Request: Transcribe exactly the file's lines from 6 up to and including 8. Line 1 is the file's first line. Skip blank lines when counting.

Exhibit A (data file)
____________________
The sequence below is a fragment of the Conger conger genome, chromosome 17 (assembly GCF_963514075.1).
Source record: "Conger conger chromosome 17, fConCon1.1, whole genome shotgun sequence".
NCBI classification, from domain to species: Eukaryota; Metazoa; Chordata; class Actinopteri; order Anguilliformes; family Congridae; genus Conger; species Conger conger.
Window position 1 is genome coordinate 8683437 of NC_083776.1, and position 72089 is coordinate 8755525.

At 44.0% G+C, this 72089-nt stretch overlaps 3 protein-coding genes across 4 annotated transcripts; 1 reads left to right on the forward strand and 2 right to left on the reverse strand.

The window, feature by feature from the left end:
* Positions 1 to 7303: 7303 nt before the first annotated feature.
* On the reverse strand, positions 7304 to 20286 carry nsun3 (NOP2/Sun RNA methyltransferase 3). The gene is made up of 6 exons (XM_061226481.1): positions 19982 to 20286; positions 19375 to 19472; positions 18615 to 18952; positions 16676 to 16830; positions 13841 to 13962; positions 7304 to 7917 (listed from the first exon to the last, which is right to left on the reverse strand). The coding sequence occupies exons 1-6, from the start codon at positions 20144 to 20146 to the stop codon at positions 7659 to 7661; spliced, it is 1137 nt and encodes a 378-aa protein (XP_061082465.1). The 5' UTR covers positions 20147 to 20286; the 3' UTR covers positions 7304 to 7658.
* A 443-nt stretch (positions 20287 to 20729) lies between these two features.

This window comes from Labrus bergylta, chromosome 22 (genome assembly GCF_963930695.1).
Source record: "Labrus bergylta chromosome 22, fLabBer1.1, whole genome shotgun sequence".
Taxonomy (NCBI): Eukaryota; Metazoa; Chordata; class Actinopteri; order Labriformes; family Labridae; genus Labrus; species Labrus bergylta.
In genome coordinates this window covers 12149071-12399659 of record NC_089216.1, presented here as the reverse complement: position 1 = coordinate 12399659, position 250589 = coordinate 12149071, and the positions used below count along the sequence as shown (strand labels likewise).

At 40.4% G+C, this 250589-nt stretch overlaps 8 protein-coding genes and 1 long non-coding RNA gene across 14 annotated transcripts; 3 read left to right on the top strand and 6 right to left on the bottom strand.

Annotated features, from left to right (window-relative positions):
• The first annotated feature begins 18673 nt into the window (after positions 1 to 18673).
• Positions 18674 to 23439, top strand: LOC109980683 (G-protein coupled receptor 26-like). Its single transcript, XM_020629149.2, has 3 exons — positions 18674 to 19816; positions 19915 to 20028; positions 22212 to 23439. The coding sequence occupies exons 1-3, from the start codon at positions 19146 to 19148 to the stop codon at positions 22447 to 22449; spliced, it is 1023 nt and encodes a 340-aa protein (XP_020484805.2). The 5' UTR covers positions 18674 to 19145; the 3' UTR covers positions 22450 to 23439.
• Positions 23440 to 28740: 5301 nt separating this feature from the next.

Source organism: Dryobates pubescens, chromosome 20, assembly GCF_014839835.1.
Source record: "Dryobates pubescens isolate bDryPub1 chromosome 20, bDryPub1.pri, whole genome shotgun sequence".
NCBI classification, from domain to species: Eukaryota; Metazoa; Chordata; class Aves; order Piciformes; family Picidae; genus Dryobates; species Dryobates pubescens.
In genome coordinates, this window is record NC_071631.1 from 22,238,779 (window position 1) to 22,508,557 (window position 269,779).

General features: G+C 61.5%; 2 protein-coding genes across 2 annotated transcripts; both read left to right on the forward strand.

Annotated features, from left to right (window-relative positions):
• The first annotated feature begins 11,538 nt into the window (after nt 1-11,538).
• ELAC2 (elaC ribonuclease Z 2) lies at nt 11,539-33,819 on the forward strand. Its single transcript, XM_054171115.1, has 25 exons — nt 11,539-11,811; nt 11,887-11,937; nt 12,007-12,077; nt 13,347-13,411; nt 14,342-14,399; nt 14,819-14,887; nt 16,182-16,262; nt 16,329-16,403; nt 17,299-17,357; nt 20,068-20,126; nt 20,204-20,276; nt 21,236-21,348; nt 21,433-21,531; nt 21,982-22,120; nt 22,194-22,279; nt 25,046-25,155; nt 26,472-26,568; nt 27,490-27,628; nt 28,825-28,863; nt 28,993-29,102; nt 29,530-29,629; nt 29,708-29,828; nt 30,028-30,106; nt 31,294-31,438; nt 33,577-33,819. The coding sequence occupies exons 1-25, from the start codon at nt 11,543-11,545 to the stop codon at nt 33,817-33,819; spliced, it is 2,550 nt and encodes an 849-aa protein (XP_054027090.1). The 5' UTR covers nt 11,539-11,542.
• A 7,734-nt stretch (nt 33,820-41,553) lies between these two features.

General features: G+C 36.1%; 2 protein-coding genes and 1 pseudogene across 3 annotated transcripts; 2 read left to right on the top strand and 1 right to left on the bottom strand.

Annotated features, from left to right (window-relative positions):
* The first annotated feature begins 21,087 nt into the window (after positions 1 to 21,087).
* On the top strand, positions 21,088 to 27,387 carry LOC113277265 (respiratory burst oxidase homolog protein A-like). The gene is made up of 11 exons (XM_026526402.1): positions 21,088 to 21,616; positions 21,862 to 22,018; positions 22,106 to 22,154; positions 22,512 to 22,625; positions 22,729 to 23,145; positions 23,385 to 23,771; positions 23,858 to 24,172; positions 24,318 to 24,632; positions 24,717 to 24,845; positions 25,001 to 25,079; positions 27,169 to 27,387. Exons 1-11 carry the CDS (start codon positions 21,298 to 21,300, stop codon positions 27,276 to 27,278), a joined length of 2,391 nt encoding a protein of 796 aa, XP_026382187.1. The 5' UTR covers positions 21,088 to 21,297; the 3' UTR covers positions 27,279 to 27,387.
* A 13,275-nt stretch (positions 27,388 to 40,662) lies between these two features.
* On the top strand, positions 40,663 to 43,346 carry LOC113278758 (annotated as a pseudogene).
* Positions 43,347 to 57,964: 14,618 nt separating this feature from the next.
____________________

The window, feature by feature from the left end:
* Positions 1 to 7303: 7303 nt before the first annotated feature.
* On the reverse strand, positions 7304 to 20286 carry nsun3 (NOP2/Sun RNA methyltransferase 3). The gene is made up of 6 exons (XM_061226481.1): positions 19982 to 20286; positions 19375 to 19472; positions 18615 to 18952; positions 16676 to 16830; positions 13841 to 13962; positions 7304 to 7917 (listed from the first exon to the last, which is right to left on the reverse strand). The coding sequence occupies exons 1-6, from the start codon at positions 20144 to 20146 to the stop codon at positions 7659 to 7661; spliced, it is 1137 nt and encodes a 378-aa protein (XP_061082465.1). The 5' UTR covers positions 20147 to 20286; the 3' UTR covers positions 7304 to 7658.